Hillsborough County is poised to take a step forward this week by taking a step back. County commissioners on Wednesday will consider a moratorium on some suburban development in the latest sign of mounting bipartisan frustration with runaway growth. The moratorium is a good idea; it could bring into sharper focus the public costs of sprawl and help build a broader consensus for more livable communities.
Commissioners will hold a public hearing on a proposed nine month moratorium that would freeze new rezoning applications under the so-called Residential Planned-2 land use category. As envisioned in the 1990s, that category was intended to promote self-sustaining developments—town center and village-style clusters in rural areas. But that hope never materialized; the category’s requirements lacked teeth and utility, frustrating residents, planners and developers. The commissioners’ recent approval of a 1,000-home development near Wimauma in rural south Hillsborough prompted them to vote unanimously to schedule Wednesday’s moratorium debate. While revisiting the land use category opens the door for both good changes and bad, it’s hard to imagine the existing framework could be worse. And it’s a welcome sign that both conservative Republicans and liberal Democrats on the commission recognize the current rules only invite costly sprawl.
Who knows where this discussion leads. Commissioners could tinker around the edges, focusing on design standards, such as trails and sidewalks or architectural features, that might make new suburban developments more attractive. More likely, the debate will call attention to the lack of roads, mass transit, utilities, schools and other infrastructure in the rural areas, and the county’s need to manage growth more proactively. Stronger regulations could make for more efficient land use, improve connectivity throughout the area and help preserve natural habitat and resources.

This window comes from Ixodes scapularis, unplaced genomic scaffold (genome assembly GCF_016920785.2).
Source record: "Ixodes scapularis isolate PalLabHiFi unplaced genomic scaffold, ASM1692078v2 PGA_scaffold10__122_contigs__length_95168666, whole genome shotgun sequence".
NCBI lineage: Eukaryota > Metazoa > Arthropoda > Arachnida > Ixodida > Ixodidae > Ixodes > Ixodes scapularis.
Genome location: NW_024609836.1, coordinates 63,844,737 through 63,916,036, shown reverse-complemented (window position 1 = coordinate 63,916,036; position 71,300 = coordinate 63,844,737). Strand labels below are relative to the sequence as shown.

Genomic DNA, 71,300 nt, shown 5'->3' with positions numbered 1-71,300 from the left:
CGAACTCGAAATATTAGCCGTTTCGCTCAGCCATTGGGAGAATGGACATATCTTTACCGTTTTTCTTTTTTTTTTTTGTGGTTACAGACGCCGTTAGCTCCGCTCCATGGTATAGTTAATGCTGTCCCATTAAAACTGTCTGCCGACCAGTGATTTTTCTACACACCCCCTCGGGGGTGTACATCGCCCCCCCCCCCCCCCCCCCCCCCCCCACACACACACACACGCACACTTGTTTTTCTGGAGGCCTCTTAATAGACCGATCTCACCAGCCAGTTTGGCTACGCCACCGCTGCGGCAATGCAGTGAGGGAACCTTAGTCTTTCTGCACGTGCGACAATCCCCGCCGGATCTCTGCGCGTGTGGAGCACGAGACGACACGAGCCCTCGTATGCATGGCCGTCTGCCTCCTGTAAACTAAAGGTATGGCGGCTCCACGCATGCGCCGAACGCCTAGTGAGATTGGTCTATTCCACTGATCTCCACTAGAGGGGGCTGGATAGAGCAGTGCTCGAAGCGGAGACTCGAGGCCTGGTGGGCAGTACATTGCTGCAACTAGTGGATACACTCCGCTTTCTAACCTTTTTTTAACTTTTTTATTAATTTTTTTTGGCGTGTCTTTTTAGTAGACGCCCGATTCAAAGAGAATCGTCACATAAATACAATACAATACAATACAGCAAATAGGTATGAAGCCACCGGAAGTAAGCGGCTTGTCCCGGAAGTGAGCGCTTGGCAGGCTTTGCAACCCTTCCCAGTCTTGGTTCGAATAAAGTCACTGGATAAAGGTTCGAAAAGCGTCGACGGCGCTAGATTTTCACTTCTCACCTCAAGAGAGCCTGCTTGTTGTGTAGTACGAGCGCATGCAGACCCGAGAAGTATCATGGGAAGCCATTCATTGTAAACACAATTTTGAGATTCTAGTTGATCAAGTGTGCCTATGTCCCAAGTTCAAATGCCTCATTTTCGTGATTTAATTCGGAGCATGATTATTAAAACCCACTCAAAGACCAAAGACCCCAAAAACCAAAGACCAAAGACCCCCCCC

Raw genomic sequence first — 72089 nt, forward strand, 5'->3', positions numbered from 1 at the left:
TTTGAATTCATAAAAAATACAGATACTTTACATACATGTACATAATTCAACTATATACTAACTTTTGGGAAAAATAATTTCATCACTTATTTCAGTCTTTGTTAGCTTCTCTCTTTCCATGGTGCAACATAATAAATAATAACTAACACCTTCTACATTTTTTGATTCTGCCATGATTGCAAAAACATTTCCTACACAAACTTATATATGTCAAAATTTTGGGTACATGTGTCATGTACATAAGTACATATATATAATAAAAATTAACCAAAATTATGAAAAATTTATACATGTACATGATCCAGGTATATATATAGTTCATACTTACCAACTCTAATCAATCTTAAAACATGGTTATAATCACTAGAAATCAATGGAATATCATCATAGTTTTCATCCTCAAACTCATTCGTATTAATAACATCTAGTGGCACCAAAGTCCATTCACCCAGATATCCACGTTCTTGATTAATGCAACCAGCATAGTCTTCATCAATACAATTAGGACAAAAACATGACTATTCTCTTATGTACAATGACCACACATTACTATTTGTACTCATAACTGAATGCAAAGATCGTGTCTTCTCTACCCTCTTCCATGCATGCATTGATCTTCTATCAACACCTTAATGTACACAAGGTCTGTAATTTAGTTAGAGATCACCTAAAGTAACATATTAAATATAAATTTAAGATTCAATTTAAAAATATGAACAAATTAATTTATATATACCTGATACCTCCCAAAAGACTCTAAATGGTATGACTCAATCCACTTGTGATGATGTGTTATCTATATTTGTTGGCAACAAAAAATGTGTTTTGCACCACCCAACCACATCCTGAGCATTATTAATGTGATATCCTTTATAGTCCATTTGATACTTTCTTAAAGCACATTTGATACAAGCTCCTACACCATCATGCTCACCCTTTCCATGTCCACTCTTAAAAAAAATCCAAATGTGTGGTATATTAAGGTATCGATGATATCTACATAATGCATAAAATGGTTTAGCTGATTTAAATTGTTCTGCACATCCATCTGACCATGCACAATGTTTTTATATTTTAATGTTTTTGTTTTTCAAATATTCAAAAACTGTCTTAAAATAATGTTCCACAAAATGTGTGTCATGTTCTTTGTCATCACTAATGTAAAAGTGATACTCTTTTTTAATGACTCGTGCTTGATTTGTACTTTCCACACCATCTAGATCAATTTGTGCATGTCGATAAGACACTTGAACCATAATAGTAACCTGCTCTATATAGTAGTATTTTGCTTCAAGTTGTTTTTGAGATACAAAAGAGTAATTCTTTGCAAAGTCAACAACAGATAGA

The result could be a blueprint for more responsible development in rural south county. Hillsborough could better quantify the cost-shifting that new developments force onto local taxpayers and respond accordingly. The board could offer developers a clearer vision for growth and concrete expectations of the permitting process. And the public could engage in long-term planning of their communities instead of reacting to an isolated rezoning. As a side benefit, Democrats and Republicans on the board could foster a better working relationship. Already, both sides have expressed their desires to save rural lifestyles and avoid the cost to taxpayers of extending public services far from established neighborhoods. And they are showing the most interest in decades in making the planning process more relevant.
Ultimately, the county will need to be more vigilant about steering development toward the urban areas. The traffic congestion it created by green-lighting development in south county won’t disappear overnight. But the moratorium provides a brief opportunity to step back and keep the problem from getting worse. The commission should approve a temporary halt, which would begin after a final vote next month. Then it should work in good faith to build stronger communities that work better for those who live there.
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